O&A Masthead

Nevada Ramblings —
February 2011

Columnist — Carolyn Bishop

The recent snow and gloomy weather in Las Vegas weren't the only ominous news greeting Southern Nevadans in the new year. Gasoline prices ended 2010 with a high of $3.04 per gallon. December gasoline prices were 11 cents higher than a month ago.

Michael Geeser, AAA Nevada spokesman, says, "The high cost of crude oil is responsible for the double-digit price increase. Prices are predicted to keep rising. The reason for that is within the next month, refineries in California will be reformulating their gas for the warmer summer months. That process involves temporary shutdowns, which mean higher prices at the pump."

Carolyn Bishop 

To add to the gloomy picture the government recently reported a larger than expected drop in crude oil supplies and stock markets climbed due to Europe's improving financial picture.

The only good news is that Nevada usually ranks in the top five states for high gasoline prices and it only ranked 10th on December 14. At this writing at the end of January, the average price of gasoline in Las Vegas is $3.13 a gallon.

Nevada is tied with Florida, Massachusetts and Wisconsin for the 17th highest gas prices in the nation, excluding Alaska and Hawaii.

Work continues to go on at the Ruby Pipeline in northern Nevada and accidents are still occurring. Nine workers were injured in October in Elko County. On December 10, 2010, an Ohio man lost his life when one of the pipe sections slipped and he was crushed.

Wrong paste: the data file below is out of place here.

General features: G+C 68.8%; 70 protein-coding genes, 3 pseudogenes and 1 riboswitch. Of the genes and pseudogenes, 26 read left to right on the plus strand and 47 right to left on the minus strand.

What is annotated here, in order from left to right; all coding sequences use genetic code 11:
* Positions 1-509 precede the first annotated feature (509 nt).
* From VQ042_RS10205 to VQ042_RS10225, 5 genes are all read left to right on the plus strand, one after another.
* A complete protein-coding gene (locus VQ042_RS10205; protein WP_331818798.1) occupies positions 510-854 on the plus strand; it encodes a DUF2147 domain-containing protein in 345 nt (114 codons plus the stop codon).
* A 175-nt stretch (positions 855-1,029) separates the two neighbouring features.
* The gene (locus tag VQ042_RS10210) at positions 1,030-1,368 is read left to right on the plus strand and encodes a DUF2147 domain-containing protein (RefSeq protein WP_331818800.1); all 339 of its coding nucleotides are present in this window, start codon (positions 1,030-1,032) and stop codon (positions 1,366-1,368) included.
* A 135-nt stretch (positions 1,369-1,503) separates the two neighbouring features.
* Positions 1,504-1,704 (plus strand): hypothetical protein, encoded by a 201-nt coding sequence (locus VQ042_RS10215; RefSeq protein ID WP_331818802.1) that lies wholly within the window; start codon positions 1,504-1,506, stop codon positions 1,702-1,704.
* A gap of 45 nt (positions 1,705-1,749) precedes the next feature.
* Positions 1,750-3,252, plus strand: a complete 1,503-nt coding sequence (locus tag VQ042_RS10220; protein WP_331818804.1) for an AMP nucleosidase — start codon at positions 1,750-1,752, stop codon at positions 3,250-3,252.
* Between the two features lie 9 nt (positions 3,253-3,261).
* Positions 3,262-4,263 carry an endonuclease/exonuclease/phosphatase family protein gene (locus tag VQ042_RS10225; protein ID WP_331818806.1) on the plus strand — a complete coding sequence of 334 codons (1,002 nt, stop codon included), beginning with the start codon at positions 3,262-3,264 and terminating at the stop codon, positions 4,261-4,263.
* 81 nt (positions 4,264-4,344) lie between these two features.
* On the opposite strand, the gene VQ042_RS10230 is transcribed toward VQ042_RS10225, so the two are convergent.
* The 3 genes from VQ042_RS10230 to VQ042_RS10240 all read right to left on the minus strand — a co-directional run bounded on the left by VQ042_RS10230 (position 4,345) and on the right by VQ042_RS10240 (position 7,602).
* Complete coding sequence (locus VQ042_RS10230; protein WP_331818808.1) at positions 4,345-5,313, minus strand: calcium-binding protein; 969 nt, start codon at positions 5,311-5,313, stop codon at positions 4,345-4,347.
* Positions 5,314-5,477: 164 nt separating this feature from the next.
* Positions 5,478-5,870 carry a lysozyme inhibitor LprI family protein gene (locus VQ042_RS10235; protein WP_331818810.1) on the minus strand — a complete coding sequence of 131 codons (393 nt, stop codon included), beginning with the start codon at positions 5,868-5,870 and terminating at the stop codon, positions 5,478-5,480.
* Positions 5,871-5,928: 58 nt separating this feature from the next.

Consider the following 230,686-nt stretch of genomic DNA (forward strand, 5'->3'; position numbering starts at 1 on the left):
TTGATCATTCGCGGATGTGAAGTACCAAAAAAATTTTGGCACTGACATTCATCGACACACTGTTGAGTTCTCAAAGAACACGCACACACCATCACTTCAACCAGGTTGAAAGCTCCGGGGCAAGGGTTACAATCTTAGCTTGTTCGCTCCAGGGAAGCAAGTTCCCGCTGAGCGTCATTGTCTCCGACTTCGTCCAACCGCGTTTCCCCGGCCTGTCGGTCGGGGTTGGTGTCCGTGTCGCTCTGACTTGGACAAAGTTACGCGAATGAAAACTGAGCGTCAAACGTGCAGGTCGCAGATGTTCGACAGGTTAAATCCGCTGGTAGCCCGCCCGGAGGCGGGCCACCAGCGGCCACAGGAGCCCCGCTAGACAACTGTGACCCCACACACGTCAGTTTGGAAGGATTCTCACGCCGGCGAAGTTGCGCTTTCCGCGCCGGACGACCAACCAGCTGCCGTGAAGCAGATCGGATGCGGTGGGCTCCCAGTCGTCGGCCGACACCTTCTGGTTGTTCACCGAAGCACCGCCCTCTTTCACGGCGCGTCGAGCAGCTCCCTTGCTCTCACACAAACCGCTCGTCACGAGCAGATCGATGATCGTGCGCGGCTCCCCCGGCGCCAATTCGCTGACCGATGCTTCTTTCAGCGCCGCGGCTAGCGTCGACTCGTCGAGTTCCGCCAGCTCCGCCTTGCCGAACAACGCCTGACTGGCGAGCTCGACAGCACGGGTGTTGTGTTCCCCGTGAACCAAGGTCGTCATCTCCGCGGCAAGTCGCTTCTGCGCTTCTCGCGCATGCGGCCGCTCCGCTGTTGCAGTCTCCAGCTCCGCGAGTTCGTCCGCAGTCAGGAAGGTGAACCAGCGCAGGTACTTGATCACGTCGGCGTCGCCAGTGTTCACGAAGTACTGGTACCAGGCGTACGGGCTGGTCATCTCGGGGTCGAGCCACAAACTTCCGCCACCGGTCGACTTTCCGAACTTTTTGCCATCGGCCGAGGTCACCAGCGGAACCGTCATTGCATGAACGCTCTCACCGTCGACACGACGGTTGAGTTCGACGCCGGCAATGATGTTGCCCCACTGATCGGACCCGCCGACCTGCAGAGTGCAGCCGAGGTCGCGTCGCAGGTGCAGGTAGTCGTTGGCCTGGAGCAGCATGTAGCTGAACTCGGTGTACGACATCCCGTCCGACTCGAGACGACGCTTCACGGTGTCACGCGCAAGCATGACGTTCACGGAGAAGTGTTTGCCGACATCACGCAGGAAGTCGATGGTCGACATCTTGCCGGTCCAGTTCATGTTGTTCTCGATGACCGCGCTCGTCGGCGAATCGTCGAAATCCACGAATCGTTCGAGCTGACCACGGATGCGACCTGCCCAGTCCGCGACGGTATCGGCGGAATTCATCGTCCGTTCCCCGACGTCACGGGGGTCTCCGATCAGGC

Weather conditions in the area are difficult to say the least.

Among a list of those opposed to the Nevada route of the Ruby Pipeline is the Summit Lake Paiute Indian tribe. They are opposed to the proposed route which they said endangers their ancestral archeological sites. After protracted negotiations, the route has been altered.

Hooray! You stand in line at the DMV, pay for your Nevada state license plate and dash home and affix it to your car. You are a good citizen, but what about the scofflaws who skip all the legalities and spend months, even years, sporting an out of state license plate? All you have to do is report him and hide behind the curtains and watch the departure of the offending plates.

Those freeloaders are getting their comeuppance due to a recently established hot-line enabling callers to report out-of-state license plates. The free "snitch line" has been in operation for six months and already 750 drivers have been or are currently under investigation.

When you call 455-3247, leave information regarding the make, model and color as well as the license number of the potentially offending car. Also, leave your phone number or e-mail address. Out-of-state students, those who live out of state but spend the winter months in Las Vegas, and military personnel are exempt from the requirement to have a Nevada state license plate.

Originally published in the February 2011 issue of the O&A Marketing News.
Copyright 2011 by KAL Publications Inc.

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